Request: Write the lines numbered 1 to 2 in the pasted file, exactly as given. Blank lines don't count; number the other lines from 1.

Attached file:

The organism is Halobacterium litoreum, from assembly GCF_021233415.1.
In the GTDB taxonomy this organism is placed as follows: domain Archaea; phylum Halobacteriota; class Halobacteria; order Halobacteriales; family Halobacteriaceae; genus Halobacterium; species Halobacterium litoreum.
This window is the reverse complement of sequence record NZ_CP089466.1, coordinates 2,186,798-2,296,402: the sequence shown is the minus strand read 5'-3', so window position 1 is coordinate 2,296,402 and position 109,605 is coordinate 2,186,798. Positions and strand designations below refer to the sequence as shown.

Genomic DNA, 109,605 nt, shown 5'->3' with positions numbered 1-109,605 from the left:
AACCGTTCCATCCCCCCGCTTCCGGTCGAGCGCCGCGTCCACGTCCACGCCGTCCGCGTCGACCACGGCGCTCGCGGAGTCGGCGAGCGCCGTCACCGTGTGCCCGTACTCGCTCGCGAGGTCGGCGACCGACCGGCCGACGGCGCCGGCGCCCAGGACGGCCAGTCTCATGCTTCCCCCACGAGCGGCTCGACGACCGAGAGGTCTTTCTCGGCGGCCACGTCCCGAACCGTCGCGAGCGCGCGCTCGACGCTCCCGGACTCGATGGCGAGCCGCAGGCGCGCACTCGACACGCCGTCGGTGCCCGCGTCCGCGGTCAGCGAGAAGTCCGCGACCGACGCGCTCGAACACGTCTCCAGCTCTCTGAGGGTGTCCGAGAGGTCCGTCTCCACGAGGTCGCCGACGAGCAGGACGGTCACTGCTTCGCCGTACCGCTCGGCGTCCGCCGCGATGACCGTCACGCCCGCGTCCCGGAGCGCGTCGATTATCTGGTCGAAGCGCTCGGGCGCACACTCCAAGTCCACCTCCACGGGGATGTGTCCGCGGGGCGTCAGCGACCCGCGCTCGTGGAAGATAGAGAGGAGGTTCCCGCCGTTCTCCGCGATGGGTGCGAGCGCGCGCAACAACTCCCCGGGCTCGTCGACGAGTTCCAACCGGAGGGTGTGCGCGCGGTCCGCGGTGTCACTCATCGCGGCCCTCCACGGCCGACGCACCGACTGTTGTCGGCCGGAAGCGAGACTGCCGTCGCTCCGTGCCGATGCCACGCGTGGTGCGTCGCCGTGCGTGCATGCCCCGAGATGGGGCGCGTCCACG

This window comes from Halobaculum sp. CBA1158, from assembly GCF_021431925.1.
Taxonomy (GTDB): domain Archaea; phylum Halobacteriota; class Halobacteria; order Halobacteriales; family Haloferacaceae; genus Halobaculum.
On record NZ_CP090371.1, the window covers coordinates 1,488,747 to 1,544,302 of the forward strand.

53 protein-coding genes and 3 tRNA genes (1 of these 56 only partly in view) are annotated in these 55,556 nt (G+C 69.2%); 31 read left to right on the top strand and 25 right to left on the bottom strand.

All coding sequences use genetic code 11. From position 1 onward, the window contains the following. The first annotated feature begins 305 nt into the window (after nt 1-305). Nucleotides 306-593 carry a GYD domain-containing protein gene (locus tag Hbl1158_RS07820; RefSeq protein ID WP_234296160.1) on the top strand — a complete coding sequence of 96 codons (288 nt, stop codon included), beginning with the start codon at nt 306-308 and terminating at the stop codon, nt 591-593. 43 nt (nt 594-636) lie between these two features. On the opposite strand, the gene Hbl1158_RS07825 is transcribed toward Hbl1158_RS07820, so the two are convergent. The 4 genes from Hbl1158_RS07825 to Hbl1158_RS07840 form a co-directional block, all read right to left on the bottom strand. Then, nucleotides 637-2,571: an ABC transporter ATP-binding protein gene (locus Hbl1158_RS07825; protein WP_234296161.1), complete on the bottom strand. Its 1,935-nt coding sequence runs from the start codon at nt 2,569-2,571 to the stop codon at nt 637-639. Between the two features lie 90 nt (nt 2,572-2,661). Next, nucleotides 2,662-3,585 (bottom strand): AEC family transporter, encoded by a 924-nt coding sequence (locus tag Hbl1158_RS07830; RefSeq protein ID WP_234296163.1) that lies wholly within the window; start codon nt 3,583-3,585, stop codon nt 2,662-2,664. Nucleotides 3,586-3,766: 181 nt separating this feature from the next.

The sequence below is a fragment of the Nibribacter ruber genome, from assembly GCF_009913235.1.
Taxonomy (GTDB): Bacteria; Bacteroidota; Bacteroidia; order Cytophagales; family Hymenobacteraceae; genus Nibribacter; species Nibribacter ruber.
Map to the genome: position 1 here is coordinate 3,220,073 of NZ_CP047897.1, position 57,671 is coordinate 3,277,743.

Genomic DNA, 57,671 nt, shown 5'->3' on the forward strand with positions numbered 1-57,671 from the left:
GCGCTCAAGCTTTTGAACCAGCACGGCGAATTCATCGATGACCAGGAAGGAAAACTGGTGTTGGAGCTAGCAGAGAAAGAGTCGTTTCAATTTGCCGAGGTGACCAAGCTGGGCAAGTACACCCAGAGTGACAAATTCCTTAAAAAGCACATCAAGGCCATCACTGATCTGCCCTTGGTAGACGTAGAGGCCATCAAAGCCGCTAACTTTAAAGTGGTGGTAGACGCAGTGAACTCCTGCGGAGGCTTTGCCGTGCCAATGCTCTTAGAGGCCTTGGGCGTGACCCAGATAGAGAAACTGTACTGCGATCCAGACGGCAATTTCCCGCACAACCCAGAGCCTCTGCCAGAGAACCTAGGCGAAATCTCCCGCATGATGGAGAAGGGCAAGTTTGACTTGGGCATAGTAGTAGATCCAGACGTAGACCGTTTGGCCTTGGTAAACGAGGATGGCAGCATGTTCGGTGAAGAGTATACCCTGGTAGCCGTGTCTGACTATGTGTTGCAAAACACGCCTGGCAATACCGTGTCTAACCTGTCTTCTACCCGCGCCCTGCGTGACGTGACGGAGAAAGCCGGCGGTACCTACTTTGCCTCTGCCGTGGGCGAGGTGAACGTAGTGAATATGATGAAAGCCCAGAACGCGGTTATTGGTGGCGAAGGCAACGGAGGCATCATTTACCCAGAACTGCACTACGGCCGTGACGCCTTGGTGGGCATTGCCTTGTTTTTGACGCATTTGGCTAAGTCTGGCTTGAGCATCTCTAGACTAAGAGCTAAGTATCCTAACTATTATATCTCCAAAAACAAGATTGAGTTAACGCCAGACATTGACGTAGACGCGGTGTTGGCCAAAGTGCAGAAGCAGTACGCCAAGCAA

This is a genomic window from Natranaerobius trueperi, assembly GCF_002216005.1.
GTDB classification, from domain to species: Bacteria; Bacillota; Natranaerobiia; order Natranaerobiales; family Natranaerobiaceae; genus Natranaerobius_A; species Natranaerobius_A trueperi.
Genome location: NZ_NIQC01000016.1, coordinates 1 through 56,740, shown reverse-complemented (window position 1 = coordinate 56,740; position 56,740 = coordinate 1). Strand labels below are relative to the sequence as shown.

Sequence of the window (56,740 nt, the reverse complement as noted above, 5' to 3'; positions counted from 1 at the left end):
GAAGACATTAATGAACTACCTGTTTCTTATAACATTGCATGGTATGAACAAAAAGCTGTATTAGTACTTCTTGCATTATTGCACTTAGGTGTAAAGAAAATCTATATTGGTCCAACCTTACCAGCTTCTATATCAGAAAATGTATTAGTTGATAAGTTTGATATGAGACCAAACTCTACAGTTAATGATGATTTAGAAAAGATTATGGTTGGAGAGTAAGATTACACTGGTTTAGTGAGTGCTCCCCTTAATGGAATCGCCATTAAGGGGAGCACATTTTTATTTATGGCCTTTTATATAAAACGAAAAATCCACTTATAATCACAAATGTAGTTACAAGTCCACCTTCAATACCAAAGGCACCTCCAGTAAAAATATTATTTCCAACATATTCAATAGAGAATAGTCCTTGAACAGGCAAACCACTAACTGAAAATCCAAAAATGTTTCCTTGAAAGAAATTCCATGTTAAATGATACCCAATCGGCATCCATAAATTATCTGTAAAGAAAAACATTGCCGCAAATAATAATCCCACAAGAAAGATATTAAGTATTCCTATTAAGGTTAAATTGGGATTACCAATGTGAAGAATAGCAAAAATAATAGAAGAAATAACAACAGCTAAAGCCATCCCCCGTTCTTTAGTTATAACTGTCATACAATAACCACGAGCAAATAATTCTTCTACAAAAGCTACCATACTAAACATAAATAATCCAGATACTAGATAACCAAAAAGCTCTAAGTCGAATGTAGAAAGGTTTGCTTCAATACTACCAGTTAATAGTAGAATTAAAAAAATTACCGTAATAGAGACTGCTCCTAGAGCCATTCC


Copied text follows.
The organism is Halobacterium litoreum, from assembly GCF_021233415.1.
In the GTDB taxonomy this organism is placed as follows: domain Archaea; phylum Halobacteriota; class Halobacteria; order Halobacteriales; family Halobacteriaceae; genus Halobacterium; species Halobacterium litoreum.